I personally learned and gained a ton from this book - as a software startup guy myself, it really helped open my mind and eyes to the patterns that lead to successful technology ventures, products, and companies. There are key lessons in Eat People for anyone who works for, invests in, and/or starts their own technology companies.

Think raising prices is a good thing? Think again - Kessler highlights examples of companies that did exactly what Wall St wanted them to do by raising prices (and boosting profits) - and they ended up getting their lunch eaten!

Another key concept he opened my eyes to is why companies do things "because they can." Meaning that if something can be given away for free, it will be - simply because the creator can do it. The moral is that you need to add value upstream, rather than milk profits in something that can (and likely will) be commoditized.

The chapter about scale - which is also revisited throughout the book - is worth reading several times over. Kessler made a fortune for investors in his wildly successful hedge fund by identifying technologies and tech companies that found scale. Scale is what separates the winners (actually the huge winners, like Intel, Facebook, Google) from the losers in the tech world.

Also, Kessler was kind enough to allow me to interview him about the key concepts in the book - here's a link if you'd like to have a read:
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Format: Hardcover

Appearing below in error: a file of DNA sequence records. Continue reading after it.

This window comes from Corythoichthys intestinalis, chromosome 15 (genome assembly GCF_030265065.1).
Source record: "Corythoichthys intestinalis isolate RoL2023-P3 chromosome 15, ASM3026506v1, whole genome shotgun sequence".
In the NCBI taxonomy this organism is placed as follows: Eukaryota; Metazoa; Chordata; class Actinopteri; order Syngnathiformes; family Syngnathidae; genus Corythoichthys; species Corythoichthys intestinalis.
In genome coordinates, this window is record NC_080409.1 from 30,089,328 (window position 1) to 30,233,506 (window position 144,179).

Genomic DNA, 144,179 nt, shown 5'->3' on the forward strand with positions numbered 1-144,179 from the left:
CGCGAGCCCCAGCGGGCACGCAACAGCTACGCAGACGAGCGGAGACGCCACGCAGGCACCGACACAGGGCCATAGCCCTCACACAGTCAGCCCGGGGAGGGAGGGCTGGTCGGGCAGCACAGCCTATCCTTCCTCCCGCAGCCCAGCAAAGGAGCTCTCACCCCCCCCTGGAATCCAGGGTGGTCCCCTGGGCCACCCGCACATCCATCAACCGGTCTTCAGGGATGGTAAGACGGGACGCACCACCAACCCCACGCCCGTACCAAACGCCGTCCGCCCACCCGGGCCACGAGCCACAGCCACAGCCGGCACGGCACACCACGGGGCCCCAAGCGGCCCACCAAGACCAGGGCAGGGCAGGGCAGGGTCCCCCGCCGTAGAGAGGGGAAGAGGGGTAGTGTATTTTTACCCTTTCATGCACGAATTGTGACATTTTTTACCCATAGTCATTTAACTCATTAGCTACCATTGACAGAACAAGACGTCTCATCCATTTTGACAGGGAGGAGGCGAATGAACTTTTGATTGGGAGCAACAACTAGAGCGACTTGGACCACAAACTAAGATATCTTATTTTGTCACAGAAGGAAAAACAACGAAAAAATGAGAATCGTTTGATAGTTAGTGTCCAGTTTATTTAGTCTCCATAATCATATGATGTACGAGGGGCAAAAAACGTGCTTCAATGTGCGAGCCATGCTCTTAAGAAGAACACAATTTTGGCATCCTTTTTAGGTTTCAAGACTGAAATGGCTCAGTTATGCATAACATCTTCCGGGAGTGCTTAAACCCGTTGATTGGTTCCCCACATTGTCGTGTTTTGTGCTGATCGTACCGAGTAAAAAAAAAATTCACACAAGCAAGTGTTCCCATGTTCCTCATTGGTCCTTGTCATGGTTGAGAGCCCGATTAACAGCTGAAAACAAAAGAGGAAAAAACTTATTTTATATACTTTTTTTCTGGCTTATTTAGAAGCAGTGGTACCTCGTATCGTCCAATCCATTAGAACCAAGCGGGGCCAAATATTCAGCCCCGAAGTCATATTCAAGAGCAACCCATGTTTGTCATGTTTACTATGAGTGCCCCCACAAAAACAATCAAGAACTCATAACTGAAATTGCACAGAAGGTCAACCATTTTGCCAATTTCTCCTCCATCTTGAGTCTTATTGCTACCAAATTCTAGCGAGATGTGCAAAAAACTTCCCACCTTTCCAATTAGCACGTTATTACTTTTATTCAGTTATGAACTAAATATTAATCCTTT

Andy Kessler has views about the modern economy and what works best that irritate and confuse many people. I find him delightful. He writes from his real world experience so he has lots of interesting and humorous anecdotes to illustrate his points. And his points are pretty darn good. I think you will find this an entertaining and worthwhile read whether or not you ultimately agree with everything he says.

Kessler is providing not "Rules for Radicals" a la Saul Alinksy, but what he calls "Rules for Free Radicals". That is, for people whose ideas are so timely and so full of energy that they can combine with the technology of the moment and change the world and make their founders and investors crazy rich in the process. They get rich not because they are gouging wealth from society but because they create so much wealth for society by making it more efficient the little piece of that wealth they take ends up being a huge number.

Not every business is suitable for his approach and his is clear that if your business depends on extracting the most value FROM society or using regulation and business models that limit competition and restrict innovation you aren't going to find anything of value here. But if you want to use technology to radically change an industry these rules will help you analyze your business model. As a modern entrepreneur you must understand and utilize these rules to succeed let alone thrive. If you are an investor, you should look at your potential investments with these rules in mind so you will better understand what is right or wrong with the model being pitched to you. If you are a student of business, Kessler offers you a lot to think about and tools you can use as you study businesses and industries.
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Format: Kindle Edition Verified Purchase
The author is an experienced and successful investor, however his writing style falls short. He asks rhetorical questions and makes broad generalized statements without clear answers or explanations. Instead he drones on with verbose anecdotes lacking in a clear, illustrating point.